For the week ending Sunday, September 25, 2022, no Lake Okeechobee water was delivered to the FEBs/STAs. The total amount of Lake releases sent to the FEBs/STAs in WY2023 (since May 1, 2022) is approximately 12,500 ac-feet. The total amount of inflows to the STAs in WY2023 is approximately 733,000 ac-feet. STA cells are above target stage. STA-1E Western Flow-way is offline for post-construction vegetation grow in, STA-3/4 Eastern Flow-way is offline for vegetation rehabilitation/drawdown, and STA-2 Flow-way 2 is offline for construction activities. Operational restrictions are in effect in STA-1E Central and Eastern Flow-ways, STA-1W Eastern, Western, and Northern Flow-ways, and STA-2 Flow-ways 3 and 4 for vegetation management activities. This week, there is no capacity for Lake releases in the STAs.

Everglades

Rates of stage change were generally “fair” as rapidly rising water depths have some negative ecological impacts on the ecology of the Everglades. Depths recovered to near average stages for this time of year in WCA-3A North after a very rapid ascension over the last two weeks but given the below average conditions in that region pre-storm, that increased ascension rate provided depths that may have been a lifeline to WCA-3A North. Taylor slough stages rose last week and are above average depths for this time of the year. Salinities fell last week and only the eastern region of the Bay remains above the inter quartile range in all regions of Florida Bay and dropped from 8 to 7 above the bay-wide average for this time of year and have climbed from post storm lows in areas without significant rainfall or inflow.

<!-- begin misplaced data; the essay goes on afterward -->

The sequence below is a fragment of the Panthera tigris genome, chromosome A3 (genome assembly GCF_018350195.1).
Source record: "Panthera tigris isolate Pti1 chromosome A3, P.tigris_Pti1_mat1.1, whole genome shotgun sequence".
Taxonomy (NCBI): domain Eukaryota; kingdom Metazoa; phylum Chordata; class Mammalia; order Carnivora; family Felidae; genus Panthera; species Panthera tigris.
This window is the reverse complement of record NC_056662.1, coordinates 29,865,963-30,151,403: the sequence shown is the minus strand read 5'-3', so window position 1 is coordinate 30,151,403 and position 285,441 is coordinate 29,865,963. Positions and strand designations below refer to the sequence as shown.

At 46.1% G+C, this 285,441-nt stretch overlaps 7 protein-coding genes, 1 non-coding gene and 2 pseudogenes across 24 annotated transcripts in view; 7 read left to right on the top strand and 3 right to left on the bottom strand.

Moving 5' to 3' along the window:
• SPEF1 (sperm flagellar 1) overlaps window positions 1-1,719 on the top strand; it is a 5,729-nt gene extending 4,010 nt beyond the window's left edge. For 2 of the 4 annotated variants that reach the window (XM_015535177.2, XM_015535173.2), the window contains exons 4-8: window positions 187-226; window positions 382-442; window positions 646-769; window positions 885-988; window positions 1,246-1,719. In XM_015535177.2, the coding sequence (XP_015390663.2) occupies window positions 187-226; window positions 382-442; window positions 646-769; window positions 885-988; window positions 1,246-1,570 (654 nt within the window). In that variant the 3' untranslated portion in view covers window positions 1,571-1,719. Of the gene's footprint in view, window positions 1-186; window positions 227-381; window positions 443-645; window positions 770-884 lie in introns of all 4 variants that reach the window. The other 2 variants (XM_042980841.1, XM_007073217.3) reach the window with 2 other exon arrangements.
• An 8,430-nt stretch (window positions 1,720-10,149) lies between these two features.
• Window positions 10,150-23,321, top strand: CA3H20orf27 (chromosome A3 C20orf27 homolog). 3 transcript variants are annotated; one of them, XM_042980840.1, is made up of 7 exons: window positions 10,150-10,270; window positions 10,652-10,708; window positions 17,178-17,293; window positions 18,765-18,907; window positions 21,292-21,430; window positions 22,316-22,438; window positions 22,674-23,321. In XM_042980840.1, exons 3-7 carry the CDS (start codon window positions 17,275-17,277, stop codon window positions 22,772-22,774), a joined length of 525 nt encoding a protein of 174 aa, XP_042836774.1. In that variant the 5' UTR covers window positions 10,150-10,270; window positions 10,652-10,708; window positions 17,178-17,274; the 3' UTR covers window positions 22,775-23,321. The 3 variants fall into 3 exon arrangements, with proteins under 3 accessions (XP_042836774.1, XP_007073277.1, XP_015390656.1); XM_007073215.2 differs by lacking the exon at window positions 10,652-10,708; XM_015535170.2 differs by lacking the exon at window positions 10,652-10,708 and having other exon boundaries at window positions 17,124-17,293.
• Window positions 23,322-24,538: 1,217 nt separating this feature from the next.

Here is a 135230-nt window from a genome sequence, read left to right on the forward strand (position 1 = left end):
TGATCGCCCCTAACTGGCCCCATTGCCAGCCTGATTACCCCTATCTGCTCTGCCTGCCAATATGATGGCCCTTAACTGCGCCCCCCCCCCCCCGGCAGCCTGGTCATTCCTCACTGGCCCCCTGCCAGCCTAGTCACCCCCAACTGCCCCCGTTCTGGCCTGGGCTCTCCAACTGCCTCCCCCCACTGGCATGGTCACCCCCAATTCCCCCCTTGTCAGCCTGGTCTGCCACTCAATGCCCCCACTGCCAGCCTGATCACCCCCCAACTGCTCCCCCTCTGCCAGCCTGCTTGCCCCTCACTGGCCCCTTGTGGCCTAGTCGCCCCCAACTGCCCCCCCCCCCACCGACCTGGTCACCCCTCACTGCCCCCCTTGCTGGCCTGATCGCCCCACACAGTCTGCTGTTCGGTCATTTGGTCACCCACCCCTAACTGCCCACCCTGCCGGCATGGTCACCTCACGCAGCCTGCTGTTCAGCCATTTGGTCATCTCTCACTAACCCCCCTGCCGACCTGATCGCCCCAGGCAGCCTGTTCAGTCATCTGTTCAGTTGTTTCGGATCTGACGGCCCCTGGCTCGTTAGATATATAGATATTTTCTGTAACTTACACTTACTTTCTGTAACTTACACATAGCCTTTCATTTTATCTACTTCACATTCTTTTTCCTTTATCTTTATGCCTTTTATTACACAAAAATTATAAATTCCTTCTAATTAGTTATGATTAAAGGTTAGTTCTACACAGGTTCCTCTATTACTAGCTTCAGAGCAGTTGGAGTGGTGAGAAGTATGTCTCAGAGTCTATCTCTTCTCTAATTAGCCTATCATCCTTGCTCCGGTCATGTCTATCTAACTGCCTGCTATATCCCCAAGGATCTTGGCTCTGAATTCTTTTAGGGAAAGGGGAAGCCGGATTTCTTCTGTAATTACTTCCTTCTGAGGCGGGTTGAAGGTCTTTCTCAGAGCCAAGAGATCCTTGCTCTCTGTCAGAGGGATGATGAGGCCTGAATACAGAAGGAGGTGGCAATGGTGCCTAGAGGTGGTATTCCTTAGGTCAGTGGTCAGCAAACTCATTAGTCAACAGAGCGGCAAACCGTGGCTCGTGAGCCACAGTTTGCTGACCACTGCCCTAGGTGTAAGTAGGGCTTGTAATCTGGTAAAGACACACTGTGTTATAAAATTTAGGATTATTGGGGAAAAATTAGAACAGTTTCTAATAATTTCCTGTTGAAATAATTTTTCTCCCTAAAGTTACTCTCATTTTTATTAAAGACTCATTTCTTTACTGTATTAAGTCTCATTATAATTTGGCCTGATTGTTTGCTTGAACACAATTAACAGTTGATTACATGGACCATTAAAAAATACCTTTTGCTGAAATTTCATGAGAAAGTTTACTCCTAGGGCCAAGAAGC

Biscayne Bay

Total inflow to Biscayne Bay averaged 3,374 cfs and the previous 30-day mean inflow averaged 1,368 cfs. The seven-day mean salinity was 26.2 at BBCW8 and 21.6 at BBCW10, both below the preferred maximum salinity of 35. Salinity data provided as a courtesy by Biscayne National Park.

SEE the latest update from SFWMD Executive Director Drew Bartlett HERE:

Supporting Information

Kissimmee Basin

Upper Kissimmee
On October 2, 2022, lake stages were 60.7 feet NGVD (3.7 feet above schedule) in East Lake Toho, 56.6 feet NGVD (2.6 feet above schedule) in Lake Toho, and 54.2 feet NGVD (2.7 feet above schedule) in Lakes Kissimmee-Cypress-Hatchineha (KCH) (Table KB-1, Figures KB-1-3).

Lower Kissimmee